Indepth: economies of time

04 May

This week I’m going to have a look at time economies, which is to say the way players allocate their time during games. Economies are a pretty basic part of game design, any time you have a limited resource it generates an economy for that resource. Since the advent of the videogame, time has become an important one of those resources, but even in games that are technically not time-constrained, time is often modeled through limiting actions per turn or some other similar mechanical resource. This article will look at both designing a real-time ‘attention budget’ and and interesting example of a simulated time economy, specifically in Android: Netrunner.


Time is one of the most fundamental resources available for a game designer to manipulate. In videogames you’ll usually find it taken into account either in terms of player attention- providing a greater amount of time spending activities than the player has time to perform in order to force them to make choices about where to focus their attention, or in terms of commitment- going to the store takes 30 seconds, going to the healer takes 30 seconds, and overall time is limited in a very similar manner to a cash-resource system- you only get 30 seconds before the next wave of baddies, so you have to pick one and stick to the decision.

Precisely because it is so fundamental it is easy to overlook as a subject of design and analysis, but examining how time is handled in a game can often be incredibly fruitful in problem solving and generating new ideas.

A particularly valuable exercise, and the one I’ll focus on here, is plotting out how much time you intend players to spend on particular aspects of your game, either overall or focused in on a particular area.

Lets say I’m designing an RPG. How much time do I want my player to spend exploring? Fighting? Reading/watching narrative stuff? Browsing their customization menus?

In a fight, how much time should be spent making actions and controlling characters? How much spent planning and strategising? How much watching the action unfurl?


If my focus as a designer is on the the narrative immersion of the player, I might want weight the player’s time economy on talking to characters, exploring the environment and engaging with the stuff I spread through the game. If my focus is on a particularly elegant combat mechanic set I’d come up with, I’d want to push a player to invest more of their time exploring that to get as much out of it as possible and so on.

So in this way you can start building up a fairly complex ‘spending plan’ for time, something like this:

early game 

  • 40% exploration/familiarisation with setting
  • 40% experimentation/learning mechanics
  • 15% combat/achievement
  • 5% character customisation


  • 20% exploration
  • 30% experimentation
  • 40% combat/achievement
  • 10% character customisation


  • 5% exploration
  • 5% experimentation
  • 70% combat/achievement
  • 20% character customisation

This one is just off the top of my head, but you should be able to get the general gist of it. In the early stages of the game I want to invest the player in the setting, get them comfortable and encourage them to spend time messing around and getting a feel for the mechanics and what does what. Combat and character customization are light and more intended to add flavor and points from which to build learning than challenge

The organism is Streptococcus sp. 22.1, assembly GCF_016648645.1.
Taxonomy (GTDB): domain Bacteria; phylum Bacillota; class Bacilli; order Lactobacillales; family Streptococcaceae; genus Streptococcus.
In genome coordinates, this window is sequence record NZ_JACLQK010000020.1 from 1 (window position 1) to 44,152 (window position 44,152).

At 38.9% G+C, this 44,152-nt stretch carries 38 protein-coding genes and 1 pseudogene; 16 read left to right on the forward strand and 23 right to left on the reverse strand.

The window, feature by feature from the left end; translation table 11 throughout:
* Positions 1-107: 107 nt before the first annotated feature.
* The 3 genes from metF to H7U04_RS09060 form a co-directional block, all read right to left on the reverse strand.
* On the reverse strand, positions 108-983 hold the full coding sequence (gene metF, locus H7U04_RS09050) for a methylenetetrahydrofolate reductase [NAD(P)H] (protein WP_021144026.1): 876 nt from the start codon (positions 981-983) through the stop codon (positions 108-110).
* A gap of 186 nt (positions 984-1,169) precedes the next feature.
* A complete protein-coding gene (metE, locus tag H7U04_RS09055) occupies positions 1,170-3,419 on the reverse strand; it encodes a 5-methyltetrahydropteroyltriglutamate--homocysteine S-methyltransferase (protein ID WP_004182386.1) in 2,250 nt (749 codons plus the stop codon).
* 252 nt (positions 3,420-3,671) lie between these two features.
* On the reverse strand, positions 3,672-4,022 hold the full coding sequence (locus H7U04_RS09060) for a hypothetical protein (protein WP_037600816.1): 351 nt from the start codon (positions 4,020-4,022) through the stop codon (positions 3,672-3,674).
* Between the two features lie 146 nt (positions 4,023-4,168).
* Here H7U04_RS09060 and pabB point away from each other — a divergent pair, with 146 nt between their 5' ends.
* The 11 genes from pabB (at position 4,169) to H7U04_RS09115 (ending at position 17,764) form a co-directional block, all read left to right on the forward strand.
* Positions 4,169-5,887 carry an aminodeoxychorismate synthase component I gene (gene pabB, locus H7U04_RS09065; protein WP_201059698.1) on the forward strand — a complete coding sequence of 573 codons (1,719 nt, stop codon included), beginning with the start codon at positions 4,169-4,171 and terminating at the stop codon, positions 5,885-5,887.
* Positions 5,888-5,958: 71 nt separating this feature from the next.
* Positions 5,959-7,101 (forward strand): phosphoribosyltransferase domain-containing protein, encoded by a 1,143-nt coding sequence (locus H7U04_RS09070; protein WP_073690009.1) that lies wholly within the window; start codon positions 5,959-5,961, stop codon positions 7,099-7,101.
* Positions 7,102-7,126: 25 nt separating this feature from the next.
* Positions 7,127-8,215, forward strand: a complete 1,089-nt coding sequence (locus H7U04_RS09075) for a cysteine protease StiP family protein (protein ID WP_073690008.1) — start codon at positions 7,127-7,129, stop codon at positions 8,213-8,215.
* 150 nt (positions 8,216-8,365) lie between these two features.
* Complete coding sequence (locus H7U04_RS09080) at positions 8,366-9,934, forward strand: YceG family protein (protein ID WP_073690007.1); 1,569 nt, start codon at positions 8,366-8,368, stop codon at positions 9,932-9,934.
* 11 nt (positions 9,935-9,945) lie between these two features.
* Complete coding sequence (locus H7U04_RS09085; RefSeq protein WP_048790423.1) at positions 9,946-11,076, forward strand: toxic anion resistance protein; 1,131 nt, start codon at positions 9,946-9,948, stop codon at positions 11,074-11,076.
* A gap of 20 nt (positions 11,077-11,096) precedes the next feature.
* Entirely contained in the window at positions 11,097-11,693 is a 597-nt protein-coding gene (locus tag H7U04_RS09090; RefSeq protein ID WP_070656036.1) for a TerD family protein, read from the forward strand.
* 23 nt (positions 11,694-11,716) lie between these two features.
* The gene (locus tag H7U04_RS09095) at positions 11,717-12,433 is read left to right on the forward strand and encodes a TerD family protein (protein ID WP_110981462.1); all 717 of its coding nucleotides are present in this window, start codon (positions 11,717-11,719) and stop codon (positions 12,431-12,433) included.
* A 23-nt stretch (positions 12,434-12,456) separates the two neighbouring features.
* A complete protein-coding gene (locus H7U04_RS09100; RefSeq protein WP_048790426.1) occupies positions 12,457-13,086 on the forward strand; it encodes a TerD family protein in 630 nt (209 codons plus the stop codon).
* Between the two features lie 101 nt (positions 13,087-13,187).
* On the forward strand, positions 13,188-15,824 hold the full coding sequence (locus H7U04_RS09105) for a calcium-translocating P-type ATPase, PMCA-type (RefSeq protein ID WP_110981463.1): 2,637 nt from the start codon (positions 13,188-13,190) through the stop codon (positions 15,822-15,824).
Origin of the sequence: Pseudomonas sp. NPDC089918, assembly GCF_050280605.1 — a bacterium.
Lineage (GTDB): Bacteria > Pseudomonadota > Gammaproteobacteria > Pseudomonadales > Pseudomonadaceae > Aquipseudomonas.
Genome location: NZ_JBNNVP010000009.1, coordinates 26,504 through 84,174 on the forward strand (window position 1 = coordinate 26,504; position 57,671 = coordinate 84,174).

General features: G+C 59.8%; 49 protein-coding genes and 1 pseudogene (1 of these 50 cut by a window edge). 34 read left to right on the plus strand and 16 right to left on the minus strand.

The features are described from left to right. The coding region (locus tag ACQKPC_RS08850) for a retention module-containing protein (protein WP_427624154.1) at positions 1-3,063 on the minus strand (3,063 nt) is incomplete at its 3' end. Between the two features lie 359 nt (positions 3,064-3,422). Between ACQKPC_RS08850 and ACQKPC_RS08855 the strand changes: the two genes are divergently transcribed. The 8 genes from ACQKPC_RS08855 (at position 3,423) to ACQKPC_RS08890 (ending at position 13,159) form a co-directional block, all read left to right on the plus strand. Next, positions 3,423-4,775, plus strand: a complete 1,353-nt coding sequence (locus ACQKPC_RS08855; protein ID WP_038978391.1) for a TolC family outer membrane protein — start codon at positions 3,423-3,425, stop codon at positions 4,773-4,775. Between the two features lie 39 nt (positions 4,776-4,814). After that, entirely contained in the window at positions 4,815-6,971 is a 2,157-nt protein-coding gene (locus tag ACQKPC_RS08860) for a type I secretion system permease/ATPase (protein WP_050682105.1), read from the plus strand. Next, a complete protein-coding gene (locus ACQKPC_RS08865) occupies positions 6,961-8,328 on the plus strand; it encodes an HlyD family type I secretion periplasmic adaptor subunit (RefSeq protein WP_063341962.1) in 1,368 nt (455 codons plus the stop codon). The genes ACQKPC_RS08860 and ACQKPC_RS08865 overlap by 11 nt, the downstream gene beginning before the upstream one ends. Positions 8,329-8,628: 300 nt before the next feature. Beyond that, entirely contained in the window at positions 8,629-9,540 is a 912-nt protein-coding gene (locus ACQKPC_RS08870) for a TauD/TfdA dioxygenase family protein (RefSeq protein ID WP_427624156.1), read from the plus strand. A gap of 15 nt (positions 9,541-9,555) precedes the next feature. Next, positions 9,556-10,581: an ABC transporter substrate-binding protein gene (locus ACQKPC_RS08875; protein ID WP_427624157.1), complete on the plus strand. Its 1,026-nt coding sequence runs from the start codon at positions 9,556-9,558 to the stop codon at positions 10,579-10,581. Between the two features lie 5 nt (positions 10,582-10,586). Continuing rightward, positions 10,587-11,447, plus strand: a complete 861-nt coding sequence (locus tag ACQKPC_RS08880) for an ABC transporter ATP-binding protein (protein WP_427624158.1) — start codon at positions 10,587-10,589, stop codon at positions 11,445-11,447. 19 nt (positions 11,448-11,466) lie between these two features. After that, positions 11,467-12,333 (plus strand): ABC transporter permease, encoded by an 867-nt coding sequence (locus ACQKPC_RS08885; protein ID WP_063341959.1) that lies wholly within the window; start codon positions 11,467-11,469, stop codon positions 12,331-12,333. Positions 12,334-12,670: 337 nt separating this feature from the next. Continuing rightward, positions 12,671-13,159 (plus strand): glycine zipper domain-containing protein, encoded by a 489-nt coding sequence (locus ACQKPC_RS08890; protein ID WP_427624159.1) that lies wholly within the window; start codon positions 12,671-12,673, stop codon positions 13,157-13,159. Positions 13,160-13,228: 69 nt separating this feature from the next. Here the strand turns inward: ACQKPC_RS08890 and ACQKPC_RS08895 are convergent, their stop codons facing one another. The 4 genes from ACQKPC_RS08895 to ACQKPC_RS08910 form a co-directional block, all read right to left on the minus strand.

In the main section of the game, I want the player to move their time balance out a bit. Still spend a lot of it figuring out the mechanics, as this is one of the key components of engagement in almost all RPGs, but now they’ve got a model of what’s going on to work with, I want them to spend more time mucking around tweaking their character than digging into the background material.

In the last stages of the game, the world has largely been explored and the plot established. I want the player to have figured out how all the various mechanics of the game interact and so not need to spend time mucking around- they should know how they can approach the challenges the game throws up. So we turn that up to 11 and give them a flood of such challenges to reward the knowledge they’ve built up. As with most RPGs, the last stage will also be accompanied by a fair bit more fine-tuning and tweaking of characters to overcome the challenges thrown up.


By going through the process of establishing a ‘time economy’ you do a very important thing: you give yourself clear targets and goals in your design. You can look at the way your prototypes are developing and say- ‘man, people are just not getting into this setting enough, I need to give them more things to spend time on there’, or ‘people are just fighting all the time, I have to give them incentives to slow down a bit and look at the scenery’

I should be clear that this time economy is the one you think best expresses what your game has to offer. Individual players will always have preferences and will lean towards one or another kind of time spending, so you want to give them room to do so- nothing sucks more than a game that rails you into spending exactly the amount of time the designer prescribes on something, no more, no less. Your designs upon the player’s time should be guidelines, not hard and fast rules (unless you’re using time itself as an acknowledged resource for the player to spend, of course).

This isn’t just a useful tool for videogame designers though- I recently played Eclipse, one of many 4X boardgame attempts. Though it’s apparently one of the more elegant products of its type, I found it incredibly clunky. I did a kind of time budget in my head as I played and for the small scale, three player game mode we were using (which is apparently the fastest and most intense), the time budget for players seemed to be something like

  • 30% setting up the game and putting it away
  • 20% figuring out what you want to do
  • 5% doing it
  • 35% waiting for your turn with nothing to do

This is even accounting for the fact I was a first time player, having to figure out all the mechanics on the fly and that there were only 3 players of a potential 6. Any designer worth their salt should be able to look at that outline and immediately see that there’s some seriously frustrating games waiting to happen. People might be willing to tolerate it because, admittedly, the actual gameplay is pretty solid. Tolerance, though, is not a pretty word.